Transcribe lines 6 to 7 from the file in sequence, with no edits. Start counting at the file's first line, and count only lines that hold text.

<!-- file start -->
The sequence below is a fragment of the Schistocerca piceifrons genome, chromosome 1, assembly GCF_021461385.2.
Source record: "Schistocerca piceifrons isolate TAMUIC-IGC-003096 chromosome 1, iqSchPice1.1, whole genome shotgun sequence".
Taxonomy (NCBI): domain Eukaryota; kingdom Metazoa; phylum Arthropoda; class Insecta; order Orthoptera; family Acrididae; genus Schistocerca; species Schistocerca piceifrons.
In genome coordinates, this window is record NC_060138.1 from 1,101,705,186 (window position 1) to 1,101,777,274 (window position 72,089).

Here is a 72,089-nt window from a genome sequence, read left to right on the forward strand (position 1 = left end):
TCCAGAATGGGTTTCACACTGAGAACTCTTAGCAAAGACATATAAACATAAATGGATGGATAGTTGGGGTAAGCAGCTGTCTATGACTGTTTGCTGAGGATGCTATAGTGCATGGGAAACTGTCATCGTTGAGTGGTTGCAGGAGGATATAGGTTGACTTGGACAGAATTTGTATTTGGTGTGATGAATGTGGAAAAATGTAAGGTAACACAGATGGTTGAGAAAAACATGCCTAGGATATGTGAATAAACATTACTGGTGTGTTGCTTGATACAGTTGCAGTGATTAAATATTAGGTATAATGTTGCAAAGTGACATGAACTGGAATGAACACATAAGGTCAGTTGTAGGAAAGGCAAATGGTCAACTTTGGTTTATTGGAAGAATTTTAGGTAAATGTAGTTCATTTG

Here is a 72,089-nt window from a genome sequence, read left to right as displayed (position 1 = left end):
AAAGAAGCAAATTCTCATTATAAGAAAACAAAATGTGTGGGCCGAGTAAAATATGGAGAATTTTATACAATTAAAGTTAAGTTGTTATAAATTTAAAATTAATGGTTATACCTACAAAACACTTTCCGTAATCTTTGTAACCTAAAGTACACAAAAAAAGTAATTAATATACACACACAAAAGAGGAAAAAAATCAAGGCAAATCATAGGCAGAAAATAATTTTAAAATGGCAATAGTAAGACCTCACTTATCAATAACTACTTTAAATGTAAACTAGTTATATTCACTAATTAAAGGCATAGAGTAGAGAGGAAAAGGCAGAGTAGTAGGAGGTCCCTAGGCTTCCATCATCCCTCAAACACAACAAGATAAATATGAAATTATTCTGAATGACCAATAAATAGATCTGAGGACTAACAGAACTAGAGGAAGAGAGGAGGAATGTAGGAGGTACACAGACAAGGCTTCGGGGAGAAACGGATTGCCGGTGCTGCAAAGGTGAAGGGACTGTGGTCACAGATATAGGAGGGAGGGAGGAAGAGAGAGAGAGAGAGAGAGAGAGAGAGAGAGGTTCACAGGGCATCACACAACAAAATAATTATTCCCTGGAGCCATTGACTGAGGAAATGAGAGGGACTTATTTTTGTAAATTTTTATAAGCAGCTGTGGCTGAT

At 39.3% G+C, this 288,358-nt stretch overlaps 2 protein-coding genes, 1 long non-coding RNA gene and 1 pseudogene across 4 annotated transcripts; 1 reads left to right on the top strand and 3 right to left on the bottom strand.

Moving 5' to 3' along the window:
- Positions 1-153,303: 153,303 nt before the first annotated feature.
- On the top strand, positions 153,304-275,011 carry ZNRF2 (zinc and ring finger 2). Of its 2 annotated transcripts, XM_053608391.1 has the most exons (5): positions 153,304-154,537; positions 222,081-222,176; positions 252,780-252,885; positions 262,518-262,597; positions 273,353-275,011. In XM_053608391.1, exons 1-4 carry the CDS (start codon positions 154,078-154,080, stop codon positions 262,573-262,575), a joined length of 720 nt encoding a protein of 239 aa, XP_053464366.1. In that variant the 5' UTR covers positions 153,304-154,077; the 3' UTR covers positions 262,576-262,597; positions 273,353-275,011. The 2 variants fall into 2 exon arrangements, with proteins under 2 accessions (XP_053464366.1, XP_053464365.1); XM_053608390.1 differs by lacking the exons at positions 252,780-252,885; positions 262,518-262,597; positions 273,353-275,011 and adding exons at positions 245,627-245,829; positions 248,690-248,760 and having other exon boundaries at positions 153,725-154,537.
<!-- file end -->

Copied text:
TCCAGAATGGGTTTCACACTGAGAACTCTTAGCAAAGACATATAAACATAAATGGATGGATAGTTGGGGTAAGCAGCTGTCTATGACTGTTTGCTGAGGATGCTATAGTGCATGGGAAACTGTCATCGTTGAGTGGTTGCAGGAGGATATAGGTTGACTTGGACAGAATTTGTATTTGGTGTGATGAATGTGGAAAAATGTAAGGTAACACAGATGGTTGAGAAAAACATGCCTAGGATATGTGAATAAACATTACTGGTGTGTTGCTTGATACAGTTGCAGTGATTAAATATTAGGTATAATGTTGCAAAGTGACATGAACTGGAATGAACACATAAGGTCAGTTGTAGGAAAGGCAAATGGTCAACTTTGGTTTATTGGAAGAATTTTAGGTAAATGTAGTTCATTTG

Here is a 72,089-nt window from a genome sequence, read left to right as displayed (position 1 = left end):